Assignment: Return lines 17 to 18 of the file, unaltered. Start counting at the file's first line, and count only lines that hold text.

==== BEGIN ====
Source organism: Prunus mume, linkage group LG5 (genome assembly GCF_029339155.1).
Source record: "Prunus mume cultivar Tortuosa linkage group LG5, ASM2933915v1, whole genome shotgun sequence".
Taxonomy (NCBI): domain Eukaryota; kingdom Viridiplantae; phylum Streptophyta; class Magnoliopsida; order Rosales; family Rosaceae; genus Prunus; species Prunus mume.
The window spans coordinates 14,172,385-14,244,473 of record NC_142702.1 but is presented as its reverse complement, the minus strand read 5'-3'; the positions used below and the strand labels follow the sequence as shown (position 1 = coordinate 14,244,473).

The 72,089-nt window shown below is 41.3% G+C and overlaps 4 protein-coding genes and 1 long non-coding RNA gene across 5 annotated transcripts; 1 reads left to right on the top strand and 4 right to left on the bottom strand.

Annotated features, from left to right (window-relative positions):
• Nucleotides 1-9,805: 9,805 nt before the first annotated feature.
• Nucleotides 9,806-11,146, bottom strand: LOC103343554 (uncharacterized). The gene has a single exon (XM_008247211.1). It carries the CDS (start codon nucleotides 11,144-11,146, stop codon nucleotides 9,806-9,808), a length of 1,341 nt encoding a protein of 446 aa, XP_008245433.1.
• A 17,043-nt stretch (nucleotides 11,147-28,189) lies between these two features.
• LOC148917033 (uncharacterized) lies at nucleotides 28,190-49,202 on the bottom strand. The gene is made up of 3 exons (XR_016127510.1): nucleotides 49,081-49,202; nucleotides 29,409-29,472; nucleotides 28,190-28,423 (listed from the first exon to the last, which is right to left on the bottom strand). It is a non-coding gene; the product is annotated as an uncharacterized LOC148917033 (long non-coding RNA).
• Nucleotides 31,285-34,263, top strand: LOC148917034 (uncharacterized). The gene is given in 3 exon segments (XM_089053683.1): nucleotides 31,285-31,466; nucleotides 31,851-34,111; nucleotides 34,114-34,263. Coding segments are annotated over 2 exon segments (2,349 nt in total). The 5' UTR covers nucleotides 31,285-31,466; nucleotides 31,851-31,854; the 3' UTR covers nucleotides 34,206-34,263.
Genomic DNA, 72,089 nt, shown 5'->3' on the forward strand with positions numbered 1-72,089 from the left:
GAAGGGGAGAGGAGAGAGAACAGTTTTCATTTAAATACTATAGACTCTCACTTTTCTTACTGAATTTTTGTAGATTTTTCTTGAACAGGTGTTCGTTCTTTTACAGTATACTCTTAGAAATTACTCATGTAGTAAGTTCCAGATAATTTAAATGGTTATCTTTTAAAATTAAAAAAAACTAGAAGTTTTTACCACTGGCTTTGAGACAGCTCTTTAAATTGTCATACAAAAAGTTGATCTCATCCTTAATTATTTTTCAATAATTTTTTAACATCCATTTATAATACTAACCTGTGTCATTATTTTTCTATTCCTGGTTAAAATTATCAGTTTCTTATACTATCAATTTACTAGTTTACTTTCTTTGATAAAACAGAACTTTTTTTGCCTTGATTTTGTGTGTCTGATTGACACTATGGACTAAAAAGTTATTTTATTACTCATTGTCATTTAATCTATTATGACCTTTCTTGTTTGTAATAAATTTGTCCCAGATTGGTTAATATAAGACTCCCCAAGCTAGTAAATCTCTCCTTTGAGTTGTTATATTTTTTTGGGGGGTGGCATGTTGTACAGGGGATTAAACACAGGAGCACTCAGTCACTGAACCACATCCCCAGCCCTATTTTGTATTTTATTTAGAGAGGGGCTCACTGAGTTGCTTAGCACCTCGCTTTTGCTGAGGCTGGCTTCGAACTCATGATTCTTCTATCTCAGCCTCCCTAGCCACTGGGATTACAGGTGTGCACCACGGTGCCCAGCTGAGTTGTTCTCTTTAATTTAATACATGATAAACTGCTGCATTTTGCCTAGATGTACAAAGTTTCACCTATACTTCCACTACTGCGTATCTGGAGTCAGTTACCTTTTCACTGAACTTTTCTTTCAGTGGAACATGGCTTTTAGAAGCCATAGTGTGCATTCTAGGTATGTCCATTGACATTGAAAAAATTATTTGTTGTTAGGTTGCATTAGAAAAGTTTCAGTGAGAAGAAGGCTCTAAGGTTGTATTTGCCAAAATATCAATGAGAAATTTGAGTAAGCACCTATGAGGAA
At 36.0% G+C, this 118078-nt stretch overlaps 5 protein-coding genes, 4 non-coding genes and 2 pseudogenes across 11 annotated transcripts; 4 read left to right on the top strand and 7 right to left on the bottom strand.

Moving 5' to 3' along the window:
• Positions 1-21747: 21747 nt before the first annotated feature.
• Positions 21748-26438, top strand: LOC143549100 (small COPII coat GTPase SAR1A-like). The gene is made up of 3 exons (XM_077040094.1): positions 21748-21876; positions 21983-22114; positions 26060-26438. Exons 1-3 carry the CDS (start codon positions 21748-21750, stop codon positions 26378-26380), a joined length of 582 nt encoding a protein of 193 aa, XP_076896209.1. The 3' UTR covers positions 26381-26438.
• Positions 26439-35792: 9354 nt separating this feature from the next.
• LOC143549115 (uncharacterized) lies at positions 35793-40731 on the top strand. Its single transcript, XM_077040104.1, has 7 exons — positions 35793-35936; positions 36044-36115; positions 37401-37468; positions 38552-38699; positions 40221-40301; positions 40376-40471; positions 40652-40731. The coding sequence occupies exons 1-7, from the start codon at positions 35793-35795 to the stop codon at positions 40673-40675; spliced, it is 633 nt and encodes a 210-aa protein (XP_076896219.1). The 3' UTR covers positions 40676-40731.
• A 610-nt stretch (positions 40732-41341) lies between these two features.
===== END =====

• Positions 21748-26438, top strand: LOC143549100 (small COPII coat GTPase SAR1A-like). The gene is made up of 3 exons (XM_077040094.1): positions 21748-21876; positions 21983-22114; positions 26060-26438. Exons 1-3 carry the CDS (start codon positions 21748-21750, stop codon positions 26378-26380), a joined length of 582 nt encoding a protein of 193 aa, XP_076896209.1. The 3' UTR covers positions 26381-26438.
• Positions 26439-35792: 9354 nt separating this feature from the next.